The publisher is definitely trying to tie this back to To Kill A Mockingbird by using a late 50s/early 60s illustration style, a version of the iconic hanging tree, as well as “hand-lettered” type – all visual markers associated with Mockingbird’s original cover. My minor quibble is that they used a predesigned digital typeface rather than pushing for a more authentic lettering done by hand, as was the case with Mockingbird’s first cover. Really, this will sell very well, so they could have spent a few extra dollars to get it right.

It certainly won’t entice new readers who haven’t read Mockingbird, but I don’t think that will be much of a problem. Most readers know of Lee’s first book, mostly through school curriculum.The design won’t win awards (it does look very dated, there are some minor visual balance issues, and there is a whiff of old-school young adult about it), but it does what is intended: signal that this is the sequel to Mockingbird.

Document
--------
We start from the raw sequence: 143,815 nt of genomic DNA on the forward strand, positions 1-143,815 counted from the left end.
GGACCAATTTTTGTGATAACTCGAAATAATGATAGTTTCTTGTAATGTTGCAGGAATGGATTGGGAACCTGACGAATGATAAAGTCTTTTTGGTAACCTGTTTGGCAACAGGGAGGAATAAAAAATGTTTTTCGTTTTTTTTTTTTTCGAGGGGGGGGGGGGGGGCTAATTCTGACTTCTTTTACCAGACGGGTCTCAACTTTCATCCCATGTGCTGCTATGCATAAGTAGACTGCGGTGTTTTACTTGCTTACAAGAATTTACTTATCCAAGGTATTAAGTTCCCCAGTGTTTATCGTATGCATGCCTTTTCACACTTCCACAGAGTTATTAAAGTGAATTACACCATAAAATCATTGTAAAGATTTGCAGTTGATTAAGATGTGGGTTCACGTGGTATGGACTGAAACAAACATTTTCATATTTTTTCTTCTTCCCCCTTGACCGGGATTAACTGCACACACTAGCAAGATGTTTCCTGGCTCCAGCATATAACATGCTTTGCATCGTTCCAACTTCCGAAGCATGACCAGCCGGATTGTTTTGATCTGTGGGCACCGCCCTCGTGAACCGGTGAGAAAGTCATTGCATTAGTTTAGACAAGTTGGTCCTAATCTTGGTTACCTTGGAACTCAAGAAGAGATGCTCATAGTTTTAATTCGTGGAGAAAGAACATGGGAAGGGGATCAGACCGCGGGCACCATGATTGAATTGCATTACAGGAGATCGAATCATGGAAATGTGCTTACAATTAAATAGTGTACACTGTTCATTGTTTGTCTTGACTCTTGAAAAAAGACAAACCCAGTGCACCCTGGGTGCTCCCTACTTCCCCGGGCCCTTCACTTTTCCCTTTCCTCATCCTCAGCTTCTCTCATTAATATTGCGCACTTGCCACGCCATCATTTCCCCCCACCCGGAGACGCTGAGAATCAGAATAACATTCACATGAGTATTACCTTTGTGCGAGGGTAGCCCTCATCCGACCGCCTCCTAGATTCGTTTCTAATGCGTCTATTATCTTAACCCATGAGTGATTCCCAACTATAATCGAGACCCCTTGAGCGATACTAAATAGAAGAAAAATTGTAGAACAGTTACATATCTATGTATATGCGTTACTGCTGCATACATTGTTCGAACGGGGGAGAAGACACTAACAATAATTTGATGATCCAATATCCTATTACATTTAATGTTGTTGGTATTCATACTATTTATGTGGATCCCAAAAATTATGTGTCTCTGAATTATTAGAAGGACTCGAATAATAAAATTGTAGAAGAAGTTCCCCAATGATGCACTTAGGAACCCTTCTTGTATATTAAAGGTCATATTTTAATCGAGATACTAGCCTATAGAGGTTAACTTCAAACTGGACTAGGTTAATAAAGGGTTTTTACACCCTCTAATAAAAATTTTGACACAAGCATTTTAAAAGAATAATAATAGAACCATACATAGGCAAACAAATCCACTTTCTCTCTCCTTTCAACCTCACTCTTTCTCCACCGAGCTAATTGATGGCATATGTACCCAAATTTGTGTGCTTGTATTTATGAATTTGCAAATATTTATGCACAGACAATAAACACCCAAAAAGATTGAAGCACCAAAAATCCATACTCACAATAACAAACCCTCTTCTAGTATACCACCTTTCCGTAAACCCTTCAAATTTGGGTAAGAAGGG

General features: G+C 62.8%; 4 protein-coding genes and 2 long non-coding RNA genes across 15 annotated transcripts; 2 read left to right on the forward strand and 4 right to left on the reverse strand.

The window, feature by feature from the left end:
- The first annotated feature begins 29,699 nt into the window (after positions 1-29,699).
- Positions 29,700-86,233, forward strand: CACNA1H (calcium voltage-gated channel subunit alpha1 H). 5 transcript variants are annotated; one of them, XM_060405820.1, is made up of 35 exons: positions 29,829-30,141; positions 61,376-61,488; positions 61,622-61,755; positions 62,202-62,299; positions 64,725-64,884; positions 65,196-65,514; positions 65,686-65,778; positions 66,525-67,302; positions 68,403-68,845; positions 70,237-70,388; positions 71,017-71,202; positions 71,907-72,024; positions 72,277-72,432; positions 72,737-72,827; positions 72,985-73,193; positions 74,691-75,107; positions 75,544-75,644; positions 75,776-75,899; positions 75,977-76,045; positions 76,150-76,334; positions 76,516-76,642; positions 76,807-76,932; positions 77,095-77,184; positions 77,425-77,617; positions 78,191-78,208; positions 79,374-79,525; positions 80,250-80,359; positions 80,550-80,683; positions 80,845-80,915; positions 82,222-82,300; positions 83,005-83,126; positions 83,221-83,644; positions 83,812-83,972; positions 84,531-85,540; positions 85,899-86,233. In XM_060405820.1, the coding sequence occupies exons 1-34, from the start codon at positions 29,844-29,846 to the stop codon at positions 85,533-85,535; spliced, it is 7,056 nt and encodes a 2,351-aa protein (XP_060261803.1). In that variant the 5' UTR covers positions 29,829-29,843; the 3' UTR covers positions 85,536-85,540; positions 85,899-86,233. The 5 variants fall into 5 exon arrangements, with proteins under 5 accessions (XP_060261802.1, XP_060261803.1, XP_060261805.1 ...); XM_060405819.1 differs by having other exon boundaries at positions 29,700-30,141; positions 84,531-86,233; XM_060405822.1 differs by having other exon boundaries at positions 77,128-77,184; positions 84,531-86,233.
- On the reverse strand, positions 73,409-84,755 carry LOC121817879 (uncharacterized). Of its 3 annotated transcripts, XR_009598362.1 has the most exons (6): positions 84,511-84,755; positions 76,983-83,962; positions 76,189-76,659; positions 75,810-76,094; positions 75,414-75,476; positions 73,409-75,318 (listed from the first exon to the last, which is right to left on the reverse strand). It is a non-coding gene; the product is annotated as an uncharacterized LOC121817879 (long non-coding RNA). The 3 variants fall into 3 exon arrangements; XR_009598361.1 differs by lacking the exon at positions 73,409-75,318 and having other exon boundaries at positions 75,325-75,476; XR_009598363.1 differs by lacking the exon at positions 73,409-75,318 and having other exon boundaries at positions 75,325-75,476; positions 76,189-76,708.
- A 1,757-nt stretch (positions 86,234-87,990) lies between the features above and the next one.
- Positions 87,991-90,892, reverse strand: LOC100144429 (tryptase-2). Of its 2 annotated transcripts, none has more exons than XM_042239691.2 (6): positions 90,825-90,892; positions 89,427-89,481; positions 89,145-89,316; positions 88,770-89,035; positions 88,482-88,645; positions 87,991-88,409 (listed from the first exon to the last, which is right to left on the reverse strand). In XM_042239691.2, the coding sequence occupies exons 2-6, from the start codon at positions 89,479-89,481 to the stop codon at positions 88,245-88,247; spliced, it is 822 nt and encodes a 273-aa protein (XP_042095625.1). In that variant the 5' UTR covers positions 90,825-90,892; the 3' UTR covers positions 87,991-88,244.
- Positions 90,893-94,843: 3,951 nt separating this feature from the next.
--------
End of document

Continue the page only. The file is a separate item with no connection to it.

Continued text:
Peter Cocking, Creative Director of PeterCo Design, art director of Greystone Books, and adjunct professor at Emily Carr University of Art + Design:

Overall, I think it works. It’s certainly better than the garish orange cover of the U.K. edition, with its inexplicable art deco type. This cover is a good companion to the original dust jacket for To Kill A Mockingbird. Both are marked by calligraphic type – probably hand-lettered on the original; typeset here – a simple, graphic colour palette, and the tree-and-leaf motif. The cover of Go Set a Watchman is clearly, deliberately mimicking a specific period look; it telegraphs that this book is coming to us from the past, and that it’s an approachable read. The design is vintage but not modernist, which befits the text; you’d want to go in a different direction if this were a long-lost early work by Thomas Pynchon or John Barth, say.

It’s also more than a little YA in look and feel, frankly. And I think that’s appropriate, too. I’ve always thought of To Kill a Mockingbird as a YA book, and I mean that with no disrespect. It’s one of the first “serious, adult” novels everybody reads, and I can only assume that this book will be similar in tone. At least that’s what the cover tells me.